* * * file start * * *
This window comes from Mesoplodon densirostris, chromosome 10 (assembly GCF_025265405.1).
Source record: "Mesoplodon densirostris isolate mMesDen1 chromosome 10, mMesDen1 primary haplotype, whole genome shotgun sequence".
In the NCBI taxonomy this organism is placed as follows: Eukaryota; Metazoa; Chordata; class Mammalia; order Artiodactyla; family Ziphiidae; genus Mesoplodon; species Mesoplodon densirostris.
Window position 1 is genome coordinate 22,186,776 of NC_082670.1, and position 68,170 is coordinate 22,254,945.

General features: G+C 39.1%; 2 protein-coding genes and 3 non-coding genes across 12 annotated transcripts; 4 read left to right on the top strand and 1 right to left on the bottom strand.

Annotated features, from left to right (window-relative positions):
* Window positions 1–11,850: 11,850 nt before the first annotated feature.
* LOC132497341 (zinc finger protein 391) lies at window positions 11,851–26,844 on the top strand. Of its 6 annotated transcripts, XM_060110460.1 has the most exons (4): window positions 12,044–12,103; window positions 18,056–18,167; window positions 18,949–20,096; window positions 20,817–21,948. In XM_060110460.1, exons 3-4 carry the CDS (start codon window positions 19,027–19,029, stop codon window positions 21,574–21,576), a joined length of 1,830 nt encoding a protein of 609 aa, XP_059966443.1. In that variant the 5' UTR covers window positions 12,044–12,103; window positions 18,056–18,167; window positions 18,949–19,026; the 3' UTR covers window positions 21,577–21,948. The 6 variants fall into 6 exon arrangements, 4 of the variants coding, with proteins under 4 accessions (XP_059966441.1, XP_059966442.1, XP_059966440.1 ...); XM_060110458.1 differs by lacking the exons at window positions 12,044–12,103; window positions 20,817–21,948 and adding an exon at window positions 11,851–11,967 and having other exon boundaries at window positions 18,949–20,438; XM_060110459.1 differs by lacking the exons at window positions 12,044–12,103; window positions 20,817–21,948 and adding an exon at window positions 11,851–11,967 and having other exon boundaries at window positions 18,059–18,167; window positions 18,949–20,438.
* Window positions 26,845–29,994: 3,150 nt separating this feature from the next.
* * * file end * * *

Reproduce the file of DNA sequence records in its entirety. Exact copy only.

This window comes from Mesoplodon densirostris, chromosome 10 (assembly GCF_025265405.1).
Source record: "Mesoplodon densirostris isolate mMesDen1 chromosome 10, mMesDen1 primary haplotype, whole genome shotgun sequence".
In the NCBI taxonomy this organism is placed as follows: Eukaryota; Metazoa; Chordata; class Mammalia; order Artiodactyla; family Ziphiidae; genus Mesoplodon; species Mesoplodon densirostris.
Window position 1 is genome coordinate 22,186,776 of NC_082670.1, and position 68,170 is coordinate 22,254,945.

General features: G+C 39.1%; 2 protein-coding genes and 3 non-coding genes across 12 annotated transcripts; 4 read left to right on the top strand and 1 right to left on the bottom strand.

Annotated features, from left to right (window-relative positions):
* Window positions 1–11,850: 11,850 nt before the first annotated feature.
* LOC132497341 (zinc finger protein 391) lies at window positions 11,851–26,844 on the top strand. Of its 6 annotated transcripts, XM_060110460.1 has the most exons (4): window positions 12,044–12,103; window positions 18,056–18,167; window positions 18,949–20,096; window positions 20,817–21,948. In XM_060110460.1, exons 3-4 carry the CDS (start codon window positions 19,027–19,029, stop codon window positions 21,574–21,576), a joined length of 1,830 nt encoding a protein of 609 aa, XP_059966443.1. In that variant the 5' UTR covers window positions 12,044–12,103; window positions 18,056–18,167; window positions 18,949–19,026; the 3' UTR covers window positions 21,577–21,948. The 6 variants fall into 6 exon arrangements, 4 of the variants coding, with proteins under 4 accessions (XP_059966441.1, XP_059966442.1, XP_059966440.1 ...); XM_060110458.1 differs by lacking the exons at window positions 12,044–12,103; window positions 20,817–21,948 and adding an exon at window positions 11,851–11,967 and having other exon boundaries at window positions 18,949–20,438; XM_060110459.1 differs by lacking the exons at window positions 12,044–12,103; window positions 20,817–21,948 and adding an exon at window positions 11,851–11,967 and having other exon boundaries at window positions 18,059–18,167; window positions 18,949–20,438.
* Window positions 26,845–29,994: 3,150 nt separating this feature from the next.